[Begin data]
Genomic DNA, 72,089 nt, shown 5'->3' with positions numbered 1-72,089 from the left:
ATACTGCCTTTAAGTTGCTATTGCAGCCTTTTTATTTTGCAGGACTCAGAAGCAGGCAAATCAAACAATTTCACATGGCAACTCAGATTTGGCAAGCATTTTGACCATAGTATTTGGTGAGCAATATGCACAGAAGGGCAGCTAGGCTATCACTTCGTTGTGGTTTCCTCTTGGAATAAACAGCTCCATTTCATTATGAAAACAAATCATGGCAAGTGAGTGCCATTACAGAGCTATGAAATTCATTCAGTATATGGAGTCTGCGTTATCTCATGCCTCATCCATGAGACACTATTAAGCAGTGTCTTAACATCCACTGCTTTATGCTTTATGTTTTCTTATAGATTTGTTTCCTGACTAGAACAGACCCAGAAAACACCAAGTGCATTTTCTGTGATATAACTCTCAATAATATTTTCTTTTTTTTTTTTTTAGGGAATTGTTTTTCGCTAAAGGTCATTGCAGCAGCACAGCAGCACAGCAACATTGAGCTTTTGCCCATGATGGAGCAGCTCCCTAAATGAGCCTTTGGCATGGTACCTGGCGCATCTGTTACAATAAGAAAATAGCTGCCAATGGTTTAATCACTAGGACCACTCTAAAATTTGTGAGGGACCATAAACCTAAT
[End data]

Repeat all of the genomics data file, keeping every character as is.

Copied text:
Genomic DNA, 72,089 nt, shown 5'->3' with positions numbered 1-72,089 from the left:
ATACTGCCTTTAAGTTGCTATTGCAGCCTTTTTATTTTGCAGGACTCAGAAGCAGGCAAATCAAACAATTTCACATGGCAACTCAGATTTGGCAAGCATTTTGACCATAGTATTTGGTGAGCAATATGCACAGAAGGGCAGCTAGGCTATCACTTCGTTGTGGTTTCCTCTTGGAATAAACAGCTCCATTTCATTATGAAAACAAATCATGGCAAGTGAGTGCCATTACAGAGCTATGAAATTCATTCAGTATATGGAGTCTGCGTTATCTCATGCCTCATCCATGAGACACTATTAAGCAGTGTCTTAACATCCACTGCTTTATGCTTTATGTTTTCTTATAGATTTGTTTCCTGACTAGAACAGACCCAGAAAACACCAAGTGCATTTTCTGTGATATAACTCTCAATAATATTTTCTTTTTTTTTTTTTTAGGGAATTGTTTTTCGCTAAAGGTCATTGCAGCAGCACAGCAGCACAGCAACATTGAGCTTTTGCCCATGATGGAGCAGCTCCCTAAATGAGCCTTTGGCATGGTACCTGGCGCATCTGTTACAATAAGAAAATAGCTGCCAATGGTTTAATCACTAGGACCACTCTAAAATTTGTGAGGGACCATAAACCTAAT